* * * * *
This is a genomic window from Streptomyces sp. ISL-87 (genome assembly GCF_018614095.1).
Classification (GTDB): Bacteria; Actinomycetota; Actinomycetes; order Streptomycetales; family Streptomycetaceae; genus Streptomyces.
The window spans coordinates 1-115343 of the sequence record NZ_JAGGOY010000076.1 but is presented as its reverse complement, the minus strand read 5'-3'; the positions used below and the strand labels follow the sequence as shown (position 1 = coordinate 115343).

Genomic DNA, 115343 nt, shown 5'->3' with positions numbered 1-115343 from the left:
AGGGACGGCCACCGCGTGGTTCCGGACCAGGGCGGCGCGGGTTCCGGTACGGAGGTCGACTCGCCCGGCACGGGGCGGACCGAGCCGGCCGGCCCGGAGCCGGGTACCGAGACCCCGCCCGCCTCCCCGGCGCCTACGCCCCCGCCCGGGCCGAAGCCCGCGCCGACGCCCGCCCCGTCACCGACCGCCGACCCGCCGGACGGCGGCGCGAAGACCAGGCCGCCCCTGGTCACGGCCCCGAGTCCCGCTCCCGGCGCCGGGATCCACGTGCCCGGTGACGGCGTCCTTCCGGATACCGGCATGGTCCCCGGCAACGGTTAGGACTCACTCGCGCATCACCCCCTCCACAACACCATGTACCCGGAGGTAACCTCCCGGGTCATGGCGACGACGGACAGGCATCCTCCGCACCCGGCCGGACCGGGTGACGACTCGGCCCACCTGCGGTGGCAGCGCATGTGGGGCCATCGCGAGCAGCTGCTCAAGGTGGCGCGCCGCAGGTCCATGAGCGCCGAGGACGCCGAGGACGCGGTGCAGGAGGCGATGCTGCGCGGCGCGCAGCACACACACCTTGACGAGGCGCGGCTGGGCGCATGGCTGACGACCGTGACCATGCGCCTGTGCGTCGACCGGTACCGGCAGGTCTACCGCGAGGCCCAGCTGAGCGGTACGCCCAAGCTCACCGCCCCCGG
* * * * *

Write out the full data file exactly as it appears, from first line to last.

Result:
This is a genomic window from Streptomyces sp. ISL-87 (genome assembly GCF_018614095.1).
Classification (GTDB): Bacteria; Actinomycetota; Actinomycetes; order Streptomycetales; family Streptomycetaceae; genus Streptomyces.
The window spans coordinates 1-115343 of the sequence record NZ_JAGGOY010000076.1 but is presented as its reverse complement, the minus strand read 5'-3'; the positions used below and the strand labels follow the sequence as shown (position 1 = coordinate 115343).

Genomic DNA, 115343 nt, shown 5'->3' with positions numbered 1-115343 from the left:
AGGGACGGCCACCGCGTGGTTCCGGACCAGGGCGGCGCGGGTTCCGGTACGGAGGTCGACTCGCCCGGCACGGGGCGGACCGAGCCGGCCGGCCCGGAGCCGGGTACCGAGACCCCGCCCGCCTCCCCGGCGCCTACGCCCCCGCCCGGGCCGAAGCCCGCGCCGACGCCCGCCCCGTCACCGACCGCCGACCCGCCGGACGGCGGCGCGAAGACCAGGCCGCCCCTGGTCACGGCCCCGAGTCCCGCTCCCGGCGCCGGGATCCACGTGCCCGGTGACGGCGTCCTTCCGGATACCGGCATGGTCCCCGGCAACGGTTAGGACTCACTCGCGCATCACCCCCTCCACAACACCATGTACCCGGAGGTAACCTCCCGGGTCATGGCGACGACGGACAGGCATCCTCCGCACCCGGCCGGACCGGGTGACGACTCGGCCCACCTGCGGTGGCAGCGCATGTGGGGCCATCGCGAGCAGCTGCTCAAGGTGGCGCGCCGCAGGTCCATGAGCGCCGAGGACGCCGAGGACGCGGTGCAGGAGGCGATGCTGCGCGGCGCGCAGCACACACACCTTGACGAGGCGCGGCTGGGCGCATGGCTGACGACCGTGACCATGCGCCTGTGCGTCGACCGGTACCGGCAGGTCTACCGCGAGGCCCAGCTGAGCGGTACGCCCAAGCTCACCGCCCCCGG